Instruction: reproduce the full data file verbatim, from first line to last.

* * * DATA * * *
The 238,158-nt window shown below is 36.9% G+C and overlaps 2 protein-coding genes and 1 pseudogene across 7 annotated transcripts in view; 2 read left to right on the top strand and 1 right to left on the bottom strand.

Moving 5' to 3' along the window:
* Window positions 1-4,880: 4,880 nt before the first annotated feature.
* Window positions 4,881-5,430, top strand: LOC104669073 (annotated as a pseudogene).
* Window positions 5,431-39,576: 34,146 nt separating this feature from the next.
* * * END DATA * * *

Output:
The 238,158-nt window shown below is 36.9% G+C and overlaps 2 protein-coding genes and 1 pseudogene across 7 annotated transcripts in view; 2 read left to right on the top strand and 1 right to left on the bottom strand.

Moving 5' to 3' along the window:
* Window positions 1-4,880: 4,880 nt before the first annotated feature.
* Window positions 4,881-5,430, top strand: LOC104669073 (annotated as a pseudogene).
* Window positions 5,431-39,576: 34,146 nt separating this feature from the next.